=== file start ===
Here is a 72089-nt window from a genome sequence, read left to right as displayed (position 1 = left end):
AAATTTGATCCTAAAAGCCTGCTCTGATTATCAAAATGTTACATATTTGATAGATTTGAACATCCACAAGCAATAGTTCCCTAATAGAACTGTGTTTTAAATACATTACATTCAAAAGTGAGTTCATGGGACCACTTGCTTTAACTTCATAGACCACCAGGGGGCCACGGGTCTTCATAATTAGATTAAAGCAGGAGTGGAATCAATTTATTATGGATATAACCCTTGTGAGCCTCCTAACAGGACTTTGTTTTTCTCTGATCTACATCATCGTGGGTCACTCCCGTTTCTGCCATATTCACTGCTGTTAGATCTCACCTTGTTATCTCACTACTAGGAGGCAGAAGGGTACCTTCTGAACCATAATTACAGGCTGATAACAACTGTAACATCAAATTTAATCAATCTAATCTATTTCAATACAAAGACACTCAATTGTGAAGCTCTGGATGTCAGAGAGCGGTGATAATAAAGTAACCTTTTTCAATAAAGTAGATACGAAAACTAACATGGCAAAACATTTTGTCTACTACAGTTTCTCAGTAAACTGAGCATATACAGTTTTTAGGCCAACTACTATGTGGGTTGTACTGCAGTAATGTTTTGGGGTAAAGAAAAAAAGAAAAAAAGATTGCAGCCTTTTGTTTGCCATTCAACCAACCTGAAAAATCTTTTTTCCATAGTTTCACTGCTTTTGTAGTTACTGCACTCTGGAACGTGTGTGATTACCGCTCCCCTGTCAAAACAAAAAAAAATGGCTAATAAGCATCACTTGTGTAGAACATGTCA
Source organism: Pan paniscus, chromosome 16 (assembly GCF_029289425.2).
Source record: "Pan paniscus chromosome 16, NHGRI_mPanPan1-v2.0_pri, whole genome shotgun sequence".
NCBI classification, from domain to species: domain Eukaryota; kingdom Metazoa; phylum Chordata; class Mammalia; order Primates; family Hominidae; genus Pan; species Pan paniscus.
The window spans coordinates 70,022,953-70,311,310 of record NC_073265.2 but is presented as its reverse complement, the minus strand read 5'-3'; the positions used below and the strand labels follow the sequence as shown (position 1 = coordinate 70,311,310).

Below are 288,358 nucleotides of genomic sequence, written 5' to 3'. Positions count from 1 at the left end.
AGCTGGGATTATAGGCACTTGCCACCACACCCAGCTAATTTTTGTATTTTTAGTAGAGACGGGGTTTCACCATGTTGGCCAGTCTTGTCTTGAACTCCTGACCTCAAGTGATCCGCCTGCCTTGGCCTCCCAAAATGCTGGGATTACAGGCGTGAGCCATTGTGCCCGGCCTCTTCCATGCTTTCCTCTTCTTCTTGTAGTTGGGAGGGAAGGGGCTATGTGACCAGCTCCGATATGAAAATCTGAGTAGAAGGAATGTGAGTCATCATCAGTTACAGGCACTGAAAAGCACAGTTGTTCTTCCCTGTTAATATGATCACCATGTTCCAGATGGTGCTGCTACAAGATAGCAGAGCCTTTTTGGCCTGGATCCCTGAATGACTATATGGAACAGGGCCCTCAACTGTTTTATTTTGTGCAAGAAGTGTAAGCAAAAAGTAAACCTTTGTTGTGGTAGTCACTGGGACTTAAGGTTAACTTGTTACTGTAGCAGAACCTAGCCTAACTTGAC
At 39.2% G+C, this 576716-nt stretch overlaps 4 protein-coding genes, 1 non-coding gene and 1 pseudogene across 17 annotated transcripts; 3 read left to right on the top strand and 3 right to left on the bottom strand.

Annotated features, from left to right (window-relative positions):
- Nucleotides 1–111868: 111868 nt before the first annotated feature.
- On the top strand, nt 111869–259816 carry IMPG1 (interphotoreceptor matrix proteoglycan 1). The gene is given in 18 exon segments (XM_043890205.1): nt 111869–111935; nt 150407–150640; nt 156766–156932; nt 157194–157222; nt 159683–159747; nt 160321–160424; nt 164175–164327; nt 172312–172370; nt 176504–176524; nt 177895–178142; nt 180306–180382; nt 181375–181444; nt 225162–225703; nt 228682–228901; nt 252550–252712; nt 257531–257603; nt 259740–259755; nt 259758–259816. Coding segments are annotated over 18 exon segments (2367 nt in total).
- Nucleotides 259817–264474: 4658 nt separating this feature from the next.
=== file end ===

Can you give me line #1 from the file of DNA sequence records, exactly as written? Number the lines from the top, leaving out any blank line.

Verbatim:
Here is a 72089-nt window from a genome sequence, read left to right as displayed (position 1 = left end):